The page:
Bessermachen has Turned Your Childhood Fairytales into Beautiful Boxes of Chocolate
by Theresa Christine Johnson on 07/24/2017 | 5 Minute Read
Experience your favorite childhood fairytales all over again with The Fairytale Collection, designed by Bessermachen Design Studio. We spoke with the agency to learn more about what inspired these gorgeous boxes of chocolate, why they chose to do paper cut illustrations, the emotions that drive each design, and more.
Walk us through the design process that you went through for this project.
Bessermachen: This was, in many ways, a dream project come through for Bessermachen Design Studio.
Hans Christian Andersen is not only an icon for the whole world, but of course one of the most important persons in Denmark. We’re all brought up on his amazing stories, which seem to last forever.
Sharing his fairytales with new audiences was a great inspiration for going into this project.
What was one of the biggest goals you set out to achieve with The Fairytale Collection packaging and how did you accomplish it?
Bessermachen: Although we’ve heard his stories so many times before, they have the capability to stay relevant and to fit perfectly into almost every situation you encounter during the course of a lifetime.
So basically, we felt a great obligation to honor this great man and his legacy. And our biggest goal was to make something really unique, and create a packaging design that would be a fairytale experience in itself.
How did you develop the unique background designs for each chocolate?
Bessermachen: Quite a lot of people aren’t aware that besides writing amazing fairytales, Hans Christian Andersen was also a very skilled paper cutting artist. He always brought a pen and a pair of scissors with him and created the most amazing illustrations.
These original paper cuttings are not available for commercial use, so we asked our very skilled illustration artist Niels Ditlev, who we’ve worked with on many design projects over the years, to interpret and create his very own.
The paper cut illustrations, I think, are the key to this project being so very special. Each little box of chocolate tells its very own story in both words behind each chocolate but also told through these beautiful illustrations.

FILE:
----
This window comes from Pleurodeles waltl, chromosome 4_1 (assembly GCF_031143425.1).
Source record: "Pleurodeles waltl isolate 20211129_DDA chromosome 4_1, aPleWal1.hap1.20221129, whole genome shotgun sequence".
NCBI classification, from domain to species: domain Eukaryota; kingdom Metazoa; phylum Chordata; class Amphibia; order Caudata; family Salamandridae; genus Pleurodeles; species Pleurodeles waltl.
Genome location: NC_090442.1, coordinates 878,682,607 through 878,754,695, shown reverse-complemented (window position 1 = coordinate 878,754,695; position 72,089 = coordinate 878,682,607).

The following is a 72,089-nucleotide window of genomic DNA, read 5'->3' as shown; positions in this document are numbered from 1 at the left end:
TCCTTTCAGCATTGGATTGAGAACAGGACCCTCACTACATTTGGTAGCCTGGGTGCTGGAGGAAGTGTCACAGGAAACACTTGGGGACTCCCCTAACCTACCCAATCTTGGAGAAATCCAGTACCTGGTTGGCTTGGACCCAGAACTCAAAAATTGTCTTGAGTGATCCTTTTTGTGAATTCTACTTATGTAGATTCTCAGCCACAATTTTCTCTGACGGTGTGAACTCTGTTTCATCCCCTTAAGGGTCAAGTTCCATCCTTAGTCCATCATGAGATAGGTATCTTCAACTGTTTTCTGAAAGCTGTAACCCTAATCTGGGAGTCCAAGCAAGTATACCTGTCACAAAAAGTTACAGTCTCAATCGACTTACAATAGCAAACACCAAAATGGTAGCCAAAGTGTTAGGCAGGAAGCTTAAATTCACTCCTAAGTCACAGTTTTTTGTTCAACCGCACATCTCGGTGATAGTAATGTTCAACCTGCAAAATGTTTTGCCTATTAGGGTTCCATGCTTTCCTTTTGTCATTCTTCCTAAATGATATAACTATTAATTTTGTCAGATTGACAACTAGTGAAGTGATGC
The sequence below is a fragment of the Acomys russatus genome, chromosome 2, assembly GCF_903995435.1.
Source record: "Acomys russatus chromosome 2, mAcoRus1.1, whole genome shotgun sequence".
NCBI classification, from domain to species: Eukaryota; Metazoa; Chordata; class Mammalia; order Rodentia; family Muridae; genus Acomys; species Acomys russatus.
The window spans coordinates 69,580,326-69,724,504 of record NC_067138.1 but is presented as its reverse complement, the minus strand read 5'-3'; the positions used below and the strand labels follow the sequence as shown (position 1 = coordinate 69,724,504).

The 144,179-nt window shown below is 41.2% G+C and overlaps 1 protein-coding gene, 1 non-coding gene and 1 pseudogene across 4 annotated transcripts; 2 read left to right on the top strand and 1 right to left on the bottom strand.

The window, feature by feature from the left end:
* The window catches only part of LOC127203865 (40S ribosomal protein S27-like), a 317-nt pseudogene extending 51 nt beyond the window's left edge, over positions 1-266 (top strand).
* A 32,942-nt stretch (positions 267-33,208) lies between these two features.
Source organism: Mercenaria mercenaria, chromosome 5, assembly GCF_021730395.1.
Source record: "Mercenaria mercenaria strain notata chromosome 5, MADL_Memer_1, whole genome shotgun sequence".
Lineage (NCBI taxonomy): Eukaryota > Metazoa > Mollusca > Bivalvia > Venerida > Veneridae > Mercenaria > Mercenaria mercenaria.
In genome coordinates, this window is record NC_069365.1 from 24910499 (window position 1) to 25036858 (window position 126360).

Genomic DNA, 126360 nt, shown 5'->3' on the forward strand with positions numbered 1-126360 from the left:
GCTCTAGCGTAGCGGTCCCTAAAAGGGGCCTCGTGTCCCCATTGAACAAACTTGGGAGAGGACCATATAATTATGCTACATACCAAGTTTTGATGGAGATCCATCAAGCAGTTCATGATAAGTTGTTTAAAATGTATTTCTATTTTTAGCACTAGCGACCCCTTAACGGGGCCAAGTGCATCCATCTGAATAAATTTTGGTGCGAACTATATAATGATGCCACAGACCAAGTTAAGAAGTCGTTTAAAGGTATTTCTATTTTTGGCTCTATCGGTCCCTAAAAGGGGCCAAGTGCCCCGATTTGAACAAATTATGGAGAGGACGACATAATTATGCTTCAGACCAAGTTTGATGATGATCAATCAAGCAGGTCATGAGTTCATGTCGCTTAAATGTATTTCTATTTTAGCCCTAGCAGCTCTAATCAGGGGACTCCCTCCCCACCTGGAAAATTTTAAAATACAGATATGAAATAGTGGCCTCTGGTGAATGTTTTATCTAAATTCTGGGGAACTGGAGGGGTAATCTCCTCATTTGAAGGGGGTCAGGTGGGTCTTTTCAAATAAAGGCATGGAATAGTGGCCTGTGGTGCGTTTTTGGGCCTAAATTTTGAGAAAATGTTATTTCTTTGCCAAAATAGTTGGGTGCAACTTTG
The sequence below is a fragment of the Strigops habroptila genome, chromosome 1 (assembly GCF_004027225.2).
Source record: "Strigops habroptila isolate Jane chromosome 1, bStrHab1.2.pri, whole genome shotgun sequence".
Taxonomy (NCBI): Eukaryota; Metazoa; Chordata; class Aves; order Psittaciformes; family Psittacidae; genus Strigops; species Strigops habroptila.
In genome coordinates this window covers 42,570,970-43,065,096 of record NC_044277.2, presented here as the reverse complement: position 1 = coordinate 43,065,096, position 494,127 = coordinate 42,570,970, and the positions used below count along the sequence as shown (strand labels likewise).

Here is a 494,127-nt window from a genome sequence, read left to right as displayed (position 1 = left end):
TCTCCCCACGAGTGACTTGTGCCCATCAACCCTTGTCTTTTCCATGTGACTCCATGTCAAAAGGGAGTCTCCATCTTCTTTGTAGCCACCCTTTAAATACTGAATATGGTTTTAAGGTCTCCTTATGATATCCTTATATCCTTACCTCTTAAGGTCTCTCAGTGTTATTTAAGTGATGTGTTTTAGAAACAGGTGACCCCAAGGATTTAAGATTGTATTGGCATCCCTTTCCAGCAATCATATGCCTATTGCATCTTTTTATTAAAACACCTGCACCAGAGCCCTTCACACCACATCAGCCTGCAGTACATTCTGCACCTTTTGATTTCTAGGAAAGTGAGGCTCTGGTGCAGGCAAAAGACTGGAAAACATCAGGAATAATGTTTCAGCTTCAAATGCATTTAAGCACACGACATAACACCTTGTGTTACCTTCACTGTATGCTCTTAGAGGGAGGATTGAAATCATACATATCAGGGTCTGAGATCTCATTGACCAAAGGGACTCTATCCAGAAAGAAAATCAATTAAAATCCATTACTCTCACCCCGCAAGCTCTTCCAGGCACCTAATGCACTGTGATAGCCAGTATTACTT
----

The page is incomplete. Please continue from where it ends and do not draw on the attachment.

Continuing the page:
At the heart of these fairytales are emotions (greed, love, etc.). How did you translate these into the packaging?
Bessermachen: I think you’re absolutely right. Hans Christian Andersen’s work is based on big universal themes and emotions. And even though these stories are written more than 150 years ago they are more valid than ever. Just think of The Emperor’s New Clothes, which some people would probably translate into the presidency of Donald Trump.
Actually, in China people are taking masters’ degrees in interpreting new meanings into the stories. But even without a Ph.D. we’ve tried to create our own little interpretation to each of the nine fairytales that are included in the box.
What was the most challenging part of this project?
Bessermachen: Definitely to create an artistic yet widely sellable product without over-commercializing it. Hans Christian Andersen has an important heritage and people all over the world love him for it. Therefore it was extremely important for us to make something truly remarkable and genuine.
If you should pick one aspect of the finished design that you like the most or feel especially proud of, what would it be and why?
Bessermachen: Besides the paper cuttings, which I absolutely adore, I love all the little details. Every time you look at the packaging you see new details and new illustrations. Also, we’ve put in little Easter eggs in the package to keep the consumers captured.
Also, I’m very proud of the fact that we’ve created a strong visual concept that will be easily transformed into all kinds of branding activities, pop-ups etc.
Share one lesson that you learned while developing the finished product.
Bessermachen: Always start out with having extremely high ambitions for your project. As everybody, who has worked with design knows, you will have to make compromises to make your design manufacturable down the road. So the longer you keep your aspirations up and try to make workarounds to perfect the design, the better the final result will be.